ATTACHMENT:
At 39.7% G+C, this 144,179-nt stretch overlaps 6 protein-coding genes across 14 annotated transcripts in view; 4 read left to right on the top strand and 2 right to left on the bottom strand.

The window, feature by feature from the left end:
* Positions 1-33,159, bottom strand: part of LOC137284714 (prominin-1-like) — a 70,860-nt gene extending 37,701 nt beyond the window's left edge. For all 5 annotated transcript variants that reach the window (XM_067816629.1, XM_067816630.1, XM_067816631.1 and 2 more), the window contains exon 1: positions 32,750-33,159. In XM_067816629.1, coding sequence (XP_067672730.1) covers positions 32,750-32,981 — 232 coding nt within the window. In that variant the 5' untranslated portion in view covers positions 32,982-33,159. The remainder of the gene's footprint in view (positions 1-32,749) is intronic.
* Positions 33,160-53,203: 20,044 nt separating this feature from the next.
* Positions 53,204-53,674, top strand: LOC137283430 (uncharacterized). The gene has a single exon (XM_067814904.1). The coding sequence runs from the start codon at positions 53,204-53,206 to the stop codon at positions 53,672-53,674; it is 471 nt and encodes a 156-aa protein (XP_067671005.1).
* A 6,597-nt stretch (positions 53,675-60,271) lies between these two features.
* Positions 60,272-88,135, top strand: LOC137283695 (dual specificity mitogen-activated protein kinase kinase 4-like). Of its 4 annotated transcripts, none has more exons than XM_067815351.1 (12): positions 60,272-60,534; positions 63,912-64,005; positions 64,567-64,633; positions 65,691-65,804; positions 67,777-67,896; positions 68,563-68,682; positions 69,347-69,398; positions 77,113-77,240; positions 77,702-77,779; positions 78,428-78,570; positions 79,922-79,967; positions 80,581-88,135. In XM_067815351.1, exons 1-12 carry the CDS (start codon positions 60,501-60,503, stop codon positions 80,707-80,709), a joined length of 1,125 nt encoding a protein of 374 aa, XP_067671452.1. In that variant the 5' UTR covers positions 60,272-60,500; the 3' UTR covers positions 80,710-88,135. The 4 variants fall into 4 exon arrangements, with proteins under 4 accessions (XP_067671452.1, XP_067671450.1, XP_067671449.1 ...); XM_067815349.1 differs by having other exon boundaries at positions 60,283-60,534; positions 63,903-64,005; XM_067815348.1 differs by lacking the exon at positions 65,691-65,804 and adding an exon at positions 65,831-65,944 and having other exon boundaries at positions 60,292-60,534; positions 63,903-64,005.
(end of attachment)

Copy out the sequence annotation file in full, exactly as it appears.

At 39.7% G+C, this 144,179-nt stretch overlaps 6 protein-coding genes across 14 annotated transcripts in view; 4 read left to right on the top strand and 2 right to left on the bottom strand.

The window, feature by feature from the left end:
* Positions 1-33,159, bottom strand: part of LOC137284714 (prominin-1-like) — a 70,860-nt gene extending 37,701 nt beyond the window's left edge. For all 5 annotated transcript variants that reach the window (XM_067816629.1, XM_067816630.1, XM_067816631.1 and 2 more), the window contains exon 1: positions 32,750-33,159. In XM_067816629.1, coding sequence (XP_067672730.1) covers positions 32,750-32,981 — 232 coding nt within the window. In that variant the 5' untranslated portion in view covers positions 32,982-33,159. The remainder of the gene's footprint in view (positions 1-32,749) is intronic.
* Positions 33,160-53,203: 20,044 nt separating this feature from the next.
* Positions 53,204-53,674, top strand: LOC137283430 (uncharacterized). The gene has a single exon (XM_067814904.1). The coding sequence runs from the start codon at positions 53,204-53,206 to the stop codon at positions 53,672-53,674; it is 471 nt and encodes a 156-aa protein (XP_067671005.1).
* A 6,597-nt stretch (positions 53,675-60,271) lies between these two features.
* Positions 60,272-88,135, top strand: LOC137283695 (dual specificity mitogen-activated protein kinase kinase 4-like). Of its 4 annotated transcripts, none has more exons than XM_067815351.1 (12): positions 60,272-60,534; positions 63,912-64,005; positions 64,567-64,633; positions 65,691-65,804; positions 67,777-67,896; positions 68,563-68,682; positions 69,347-69,398; positions 77,113-77,240; positions 77,702-77,779; positions 78,428-78,570; positions 79,922-79,967; positions 80,581-88,135. In XM_067815351.1, exons 1-12 carry the CDS (start codon positions 60,501-60,503, stop codon positions 80,707-80,709), a joined length of 1,125 nt encoding a protein of 374 aa, XP_067671452.1. In that variant the 5' UTR covers positions 60,272-60,500; the 3' UTR covers positions 80,710-88,135. The 4 variants fall into 4 exon arrangements, with proteins under 4 accessions (XP_067671452.1, XP_067671450.1, XP_067671449.1 ...); XM_067815349.1 differs by having other exon boundaries at positions 60,283-60,534; positions 63,903-64,005; XM_067815348.1 differs by lacking the exon at positions 65,691-65,804 and adding an exon at positions 65,831-65,944 and having other exon boundaries at positions 60,292-60,534; positions 63,903-64,005.